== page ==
• Suspension: Exclusion from the College with the opportunity to rejoin after a designated time period. During a suspension, the student generally cannot participate in any College activities such as academic coursework, student employment, student activities, or College events. The student cannot be on College property for the duration of a suspension and will receive no financial refunds. Return to campus may be contingent upon completing specified requirements. Students who are suspended generally may not take classes at other institutions for credit. In rare cases, the Vice President for Student Life/Dean of Students, or their designee, may make an exception.
The following additional sanctions (in alphabetical order) may be imposed on a group of students:
• Disciplinary Probation: A formal written notice that any additional conduct violations could result in suspension of the student group’s status.
• Social Probation: Limiting the student group’s social activities including, but not limited to, limitations on living units, Greek chapters, and student organizations.
• Suspension of Status: Suspending recognition, registration, or chartering of a student group.
Note: A student may be required to attend an assessment with a counselor or other appropriate professional to assess if further action by the College is warranted due to conduct impacting the sanctioned student or the surrounding community. The sanctioned student will be responsible for the cost of the assessment. If assessment results indicate a need for further action or follow-up, that will be required. Students not facing conduct sanctions may still be required to participate in an assessment if there are concerns for student well-being.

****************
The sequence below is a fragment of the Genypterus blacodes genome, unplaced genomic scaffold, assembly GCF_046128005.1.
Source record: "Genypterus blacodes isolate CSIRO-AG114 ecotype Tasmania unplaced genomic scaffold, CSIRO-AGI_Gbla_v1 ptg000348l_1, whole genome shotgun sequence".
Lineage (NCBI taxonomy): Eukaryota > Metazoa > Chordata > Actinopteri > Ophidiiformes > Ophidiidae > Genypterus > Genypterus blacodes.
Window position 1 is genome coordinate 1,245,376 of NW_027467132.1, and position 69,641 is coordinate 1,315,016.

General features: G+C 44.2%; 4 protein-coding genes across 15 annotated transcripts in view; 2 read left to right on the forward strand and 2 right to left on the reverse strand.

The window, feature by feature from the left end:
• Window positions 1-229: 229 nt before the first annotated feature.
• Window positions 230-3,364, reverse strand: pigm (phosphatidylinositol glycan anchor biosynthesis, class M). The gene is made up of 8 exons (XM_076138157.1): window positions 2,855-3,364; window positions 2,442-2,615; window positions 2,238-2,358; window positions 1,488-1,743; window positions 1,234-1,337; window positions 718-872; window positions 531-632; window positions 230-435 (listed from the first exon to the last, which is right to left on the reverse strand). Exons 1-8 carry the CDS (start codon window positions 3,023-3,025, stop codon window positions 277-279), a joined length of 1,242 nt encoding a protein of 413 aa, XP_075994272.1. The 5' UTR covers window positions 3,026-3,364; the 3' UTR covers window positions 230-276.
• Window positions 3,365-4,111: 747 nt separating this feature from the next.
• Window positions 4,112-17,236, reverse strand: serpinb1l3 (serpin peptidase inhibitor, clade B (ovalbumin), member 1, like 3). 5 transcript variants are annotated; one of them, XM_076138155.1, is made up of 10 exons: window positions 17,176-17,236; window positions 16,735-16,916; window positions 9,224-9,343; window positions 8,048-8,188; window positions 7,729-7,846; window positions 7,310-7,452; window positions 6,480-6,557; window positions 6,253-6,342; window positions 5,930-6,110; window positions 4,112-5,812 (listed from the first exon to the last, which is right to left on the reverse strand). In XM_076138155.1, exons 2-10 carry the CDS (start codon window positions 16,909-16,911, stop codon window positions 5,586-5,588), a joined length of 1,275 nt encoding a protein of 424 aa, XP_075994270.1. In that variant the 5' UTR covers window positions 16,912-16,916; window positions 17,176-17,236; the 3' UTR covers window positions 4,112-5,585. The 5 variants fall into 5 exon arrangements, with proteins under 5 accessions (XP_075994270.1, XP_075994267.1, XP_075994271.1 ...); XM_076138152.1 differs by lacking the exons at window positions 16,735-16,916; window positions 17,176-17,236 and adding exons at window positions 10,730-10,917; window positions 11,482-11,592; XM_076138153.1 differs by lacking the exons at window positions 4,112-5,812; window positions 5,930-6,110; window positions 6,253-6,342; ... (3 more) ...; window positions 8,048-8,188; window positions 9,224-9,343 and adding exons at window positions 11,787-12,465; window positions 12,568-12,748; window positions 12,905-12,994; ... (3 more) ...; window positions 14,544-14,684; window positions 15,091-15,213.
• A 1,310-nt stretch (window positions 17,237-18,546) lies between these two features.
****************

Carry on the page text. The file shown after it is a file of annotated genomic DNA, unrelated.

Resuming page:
11. Student Withdrawal: If a student who is a responding party (or a cross-responding party) decides to voluntarily withdraw from the College during a pending investigation or adjudication process, the student’s record will reflect that the student withdrew during a pending Title IX process. Whether the student is eligible for re-admission or is allowed on campus thereafter depends on how the complaint is processed after the student’s withdrawal, including whether the student participates in the investigation and is found responsible for one or more Policy violations. If a student withdraws, the College will continue the investigation, although the College may elect to conclude the investigation if the reporting party and the responding party do not participate in the continued investigation. Even if an investigation is concluded due to the lack of participation by the reporting and responding parties, the College will take any remedial measures that are necessary in light of the circumstances and to comply with applicable law.